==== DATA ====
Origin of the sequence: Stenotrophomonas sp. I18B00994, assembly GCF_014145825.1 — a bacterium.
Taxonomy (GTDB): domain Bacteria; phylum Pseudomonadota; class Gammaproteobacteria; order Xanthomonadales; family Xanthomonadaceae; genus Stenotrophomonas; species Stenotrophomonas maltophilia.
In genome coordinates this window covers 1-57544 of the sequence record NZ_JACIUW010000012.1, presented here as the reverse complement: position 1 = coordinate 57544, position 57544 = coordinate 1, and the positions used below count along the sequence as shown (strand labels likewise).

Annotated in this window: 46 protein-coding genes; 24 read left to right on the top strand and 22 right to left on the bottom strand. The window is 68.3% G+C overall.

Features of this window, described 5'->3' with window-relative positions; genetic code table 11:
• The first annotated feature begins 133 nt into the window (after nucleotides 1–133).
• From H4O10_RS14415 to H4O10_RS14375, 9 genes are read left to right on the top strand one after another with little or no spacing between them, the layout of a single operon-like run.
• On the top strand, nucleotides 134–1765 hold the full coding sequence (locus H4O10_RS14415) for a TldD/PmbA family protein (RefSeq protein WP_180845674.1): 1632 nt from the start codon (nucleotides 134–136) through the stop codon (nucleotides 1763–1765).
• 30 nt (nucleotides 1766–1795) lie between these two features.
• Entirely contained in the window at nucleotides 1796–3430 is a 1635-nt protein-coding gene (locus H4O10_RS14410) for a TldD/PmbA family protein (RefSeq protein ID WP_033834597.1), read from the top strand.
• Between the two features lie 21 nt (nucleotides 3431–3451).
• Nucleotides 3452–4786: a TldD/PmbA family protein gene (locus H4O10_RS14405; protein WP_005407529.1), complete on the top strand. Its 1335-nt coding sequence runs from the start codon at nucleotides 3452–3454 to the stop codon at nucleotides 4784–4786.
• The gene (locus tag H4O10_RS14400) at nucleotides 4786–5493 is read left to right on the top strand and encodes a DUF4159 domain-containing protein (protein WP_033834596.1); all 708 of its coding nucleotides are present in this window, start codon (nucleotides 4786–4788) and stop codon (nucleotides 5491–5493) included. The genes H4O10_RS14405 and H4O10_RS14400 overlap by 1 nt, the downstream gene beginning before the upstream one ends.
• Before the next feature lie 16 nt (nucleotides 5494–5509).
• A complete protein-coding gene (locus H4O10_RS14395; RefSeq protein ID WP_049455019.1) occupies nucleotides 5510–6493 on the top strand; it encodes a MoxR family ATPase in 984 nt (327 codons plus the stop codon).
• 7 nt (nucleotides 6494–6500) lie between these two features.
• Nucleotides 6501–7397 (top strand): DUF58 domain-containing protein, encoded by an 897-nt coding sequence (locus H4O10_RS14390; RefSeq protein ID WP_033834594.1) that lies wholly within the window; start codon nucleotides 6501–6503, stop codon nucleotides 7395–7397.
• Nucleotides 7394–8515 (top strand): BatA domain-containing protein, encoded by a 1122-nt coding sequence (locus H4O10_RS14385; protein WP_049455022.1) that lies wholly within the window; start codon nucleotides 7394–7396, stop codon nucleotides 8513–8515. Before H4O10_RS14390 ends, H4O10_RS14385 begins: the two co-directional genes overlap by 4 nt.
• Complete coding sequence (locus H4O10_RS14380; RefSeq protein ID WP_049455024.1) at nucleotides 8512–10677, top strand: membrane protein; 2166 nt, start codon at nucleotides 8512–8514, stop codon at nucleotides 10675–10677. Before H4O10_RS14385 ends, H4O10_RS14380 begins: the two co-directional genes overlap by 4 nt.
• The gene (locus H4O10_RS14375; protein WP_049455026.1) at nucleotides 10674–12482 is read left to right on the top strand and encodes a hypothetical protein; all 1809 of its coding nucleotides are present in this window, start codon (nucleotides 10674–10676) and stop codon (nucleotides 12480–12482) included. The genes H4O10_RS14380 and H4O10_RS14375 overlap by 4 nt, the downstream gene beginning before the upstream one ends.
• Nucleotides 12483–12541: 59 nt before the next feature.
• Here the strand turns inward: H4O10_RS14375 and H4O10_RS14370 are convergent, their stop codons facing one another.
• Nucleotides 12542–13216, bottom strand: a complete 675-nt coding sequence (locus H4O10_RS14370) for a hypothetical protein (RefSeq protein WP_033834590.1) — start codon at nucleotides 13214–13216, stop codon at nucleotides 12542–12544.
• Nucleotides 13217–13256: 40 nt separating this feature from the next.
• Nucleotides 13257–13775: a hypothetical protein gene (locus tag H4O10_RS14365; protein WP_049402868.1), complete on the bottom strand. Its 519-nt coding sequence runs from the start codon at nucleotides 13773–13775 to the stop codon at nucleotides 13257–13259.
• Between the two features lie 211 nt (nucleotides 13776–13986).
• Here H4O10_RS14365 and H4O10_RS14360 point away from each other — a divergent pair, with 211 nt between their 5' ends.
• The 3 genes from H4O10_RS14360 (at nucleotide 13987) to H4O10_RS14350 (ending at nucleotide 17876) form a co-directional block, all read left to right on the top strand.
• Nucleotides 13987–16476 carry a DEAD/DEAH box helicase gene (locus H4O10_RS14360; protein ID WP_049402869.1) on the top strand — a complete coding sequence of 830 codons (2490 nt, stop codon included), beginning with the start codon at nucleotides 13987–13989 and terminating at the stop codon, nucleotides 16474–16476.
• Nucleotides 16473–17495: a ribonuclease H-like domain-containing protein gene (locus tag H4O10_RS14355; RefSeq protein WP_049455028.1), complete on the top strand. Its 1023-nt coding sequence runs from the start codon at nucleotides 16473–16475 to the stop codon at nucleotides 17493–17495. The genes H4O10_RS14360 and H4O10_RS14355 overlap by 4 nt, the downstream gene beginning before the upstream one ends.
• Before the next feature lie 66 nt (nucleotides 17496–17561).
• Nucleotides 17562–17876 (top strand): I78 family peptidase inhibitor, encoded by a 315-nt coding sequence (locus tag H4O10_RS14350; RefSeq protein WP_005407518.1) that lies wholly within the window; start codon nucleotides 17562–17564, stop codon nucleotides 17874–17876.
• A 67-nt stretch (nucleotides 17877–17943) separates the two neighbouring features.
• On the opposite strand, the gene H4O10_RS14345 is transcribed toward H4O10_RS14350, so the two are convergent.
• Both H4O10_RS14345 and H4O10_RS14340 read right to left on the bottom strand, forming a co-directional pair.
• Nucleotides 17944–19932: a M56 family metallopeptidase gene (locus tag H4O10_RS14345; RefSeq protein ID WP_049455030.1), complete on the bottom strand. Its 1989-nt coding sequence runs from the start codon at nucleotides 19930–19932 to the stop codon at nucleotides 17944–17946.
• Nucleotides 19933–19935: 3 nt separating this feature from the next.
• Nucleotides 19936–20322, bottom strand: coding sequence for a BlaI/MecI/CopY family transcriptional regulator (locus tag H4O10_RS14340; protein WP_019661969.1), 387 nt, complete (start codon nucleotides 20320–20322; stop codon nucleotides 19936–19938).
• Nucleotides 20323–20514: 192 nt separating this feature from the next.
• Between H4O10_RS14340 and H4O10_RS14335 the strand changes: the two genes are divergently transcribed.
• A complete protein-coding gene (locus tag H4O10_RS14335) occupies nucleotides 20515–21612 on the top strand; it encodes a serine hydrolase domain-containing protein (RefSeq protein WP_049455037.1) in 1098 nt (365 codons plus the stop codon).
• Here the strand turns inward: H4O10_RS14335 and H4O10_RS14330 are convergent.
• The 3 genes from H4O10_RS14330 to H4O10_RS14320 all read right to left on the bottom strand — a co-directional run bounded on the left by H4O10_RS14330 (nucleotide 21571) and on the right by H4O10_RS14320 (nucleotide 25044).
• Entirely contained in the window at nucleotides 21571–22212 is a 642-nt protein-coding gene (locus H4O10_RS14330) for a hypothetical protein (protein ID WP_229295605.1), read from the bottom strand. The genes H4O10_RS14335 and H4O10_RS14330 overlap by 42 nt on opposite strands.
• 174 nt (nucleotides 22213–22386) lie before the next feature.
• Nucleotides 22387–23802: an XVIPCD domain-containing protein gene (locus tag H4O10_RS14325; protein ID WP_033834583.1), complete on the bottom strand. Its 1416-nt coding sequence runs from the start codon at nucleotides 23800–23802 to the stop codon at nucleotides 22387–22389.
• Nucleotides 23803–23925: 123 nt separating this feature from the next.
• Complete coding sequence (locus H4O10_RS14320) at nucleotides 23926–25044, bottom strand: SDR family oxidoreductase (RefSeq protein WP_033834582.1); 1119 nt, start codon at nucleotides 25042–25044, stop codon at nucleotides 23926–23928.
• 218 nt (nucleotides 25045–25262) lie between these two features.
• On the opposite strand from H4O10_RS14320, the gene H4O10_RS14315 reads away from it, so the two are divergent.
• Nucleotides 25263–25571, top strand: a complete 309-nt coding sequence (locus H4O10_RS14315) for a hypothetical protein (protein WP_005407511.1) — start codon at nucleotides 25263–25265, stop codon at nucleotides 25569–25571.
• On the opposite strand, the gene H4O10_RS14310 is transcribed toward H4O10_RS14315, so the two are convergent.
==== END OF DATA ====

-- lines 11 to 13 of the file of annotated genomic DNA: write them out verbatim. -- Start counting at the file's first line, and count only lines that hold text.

• Between the two features lie 21 nt (nucleotides 3431–3451).
• Nucleotides 3452–4786: a TldD/PmbA family protein gene (locus H4O10_RS14405; protein WP_005407529.1), complete on the top strand. Its 1335-nt coding sequence runs from the start codon at nucleotides 3452–3454 to the stop codon at nucleotides 4784–4786.
• The gene (locus tag H4O10_RS14400) at nucleotides 4786–5493 is read left to right on the top strand and encodes a DUF4159 domain-containing protein (protein WP_033834596.1); all 708 of its coding nucleotides are present in this window, start codon (nucleotides 4786–4788) and stop codon (nucleotides 5491–5493) included. The genes H4O10_RS14405 and H4O10_RS14400 overlap by 1 nt, the downstream gene beginning before the upstream one ends.